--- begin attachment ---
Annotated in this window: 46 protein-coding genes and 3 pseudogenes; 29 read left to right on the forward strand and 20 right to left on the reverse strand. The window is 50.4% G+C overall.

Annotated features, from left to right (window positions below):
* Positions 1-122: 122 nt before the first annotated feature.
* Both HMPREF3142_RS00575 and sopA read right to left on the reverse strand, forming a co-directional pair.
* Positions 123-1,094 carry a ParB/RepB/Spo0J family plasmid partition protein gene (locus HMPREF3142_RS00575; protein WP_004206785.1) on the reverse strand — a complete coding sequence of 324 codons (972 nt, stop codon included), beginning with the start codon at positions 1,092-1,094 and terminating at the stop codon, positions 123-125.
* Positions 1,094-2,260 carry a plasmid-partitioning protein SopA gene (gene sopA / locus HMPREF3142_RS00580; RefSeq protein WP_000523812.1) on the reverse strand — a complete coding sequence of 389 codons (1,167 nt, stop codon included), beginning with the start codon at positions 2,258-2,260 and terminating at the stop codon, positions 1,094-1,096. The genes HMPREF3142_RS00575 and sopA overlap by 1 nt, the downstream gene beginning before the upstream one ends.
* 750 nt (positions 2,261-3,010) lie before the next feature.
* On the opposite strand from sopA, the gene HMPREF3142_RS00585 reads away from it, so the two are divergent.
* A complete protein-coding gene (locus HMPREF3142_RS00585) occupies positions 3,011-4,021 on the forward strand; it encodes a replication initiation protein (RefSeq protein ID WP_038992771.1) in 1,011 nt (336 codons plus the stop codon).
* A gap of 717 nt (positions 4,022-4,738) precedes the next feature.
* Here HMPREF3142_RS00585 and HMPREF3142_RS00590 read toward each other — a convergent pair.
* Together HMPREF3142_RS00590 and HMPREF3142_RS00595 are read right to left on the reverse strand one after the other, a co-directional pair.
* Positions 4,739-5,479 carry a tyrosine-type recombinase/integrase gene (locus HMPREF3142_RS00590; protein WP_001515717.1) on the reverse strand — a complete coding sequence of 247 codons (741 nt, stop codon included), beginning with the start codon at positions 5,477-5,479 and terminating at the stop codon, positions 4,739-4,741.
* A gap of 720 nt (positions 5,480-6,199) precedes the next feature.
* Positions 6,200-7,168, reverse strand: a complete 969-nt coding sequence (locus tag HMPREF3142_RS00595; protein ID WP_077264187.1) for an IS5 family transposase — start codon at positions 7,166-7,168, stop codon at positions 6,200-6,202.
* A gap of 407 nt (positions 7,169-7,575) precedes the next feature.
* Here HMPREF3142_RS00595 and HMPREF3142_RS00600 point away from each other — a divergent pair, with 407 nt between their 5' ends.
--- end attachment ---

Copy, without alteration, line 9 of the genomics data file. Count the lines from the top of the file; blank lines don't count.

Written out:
* A complete protein-coding gene (locus HMPREF3142_RS00585) occupies positions 3,011-4,021 on the forward strand; it encodes a replication initiation protein (RefSeq protein ID WP_038992771.1) in 1,011 nt (336 codons plus the stop codon).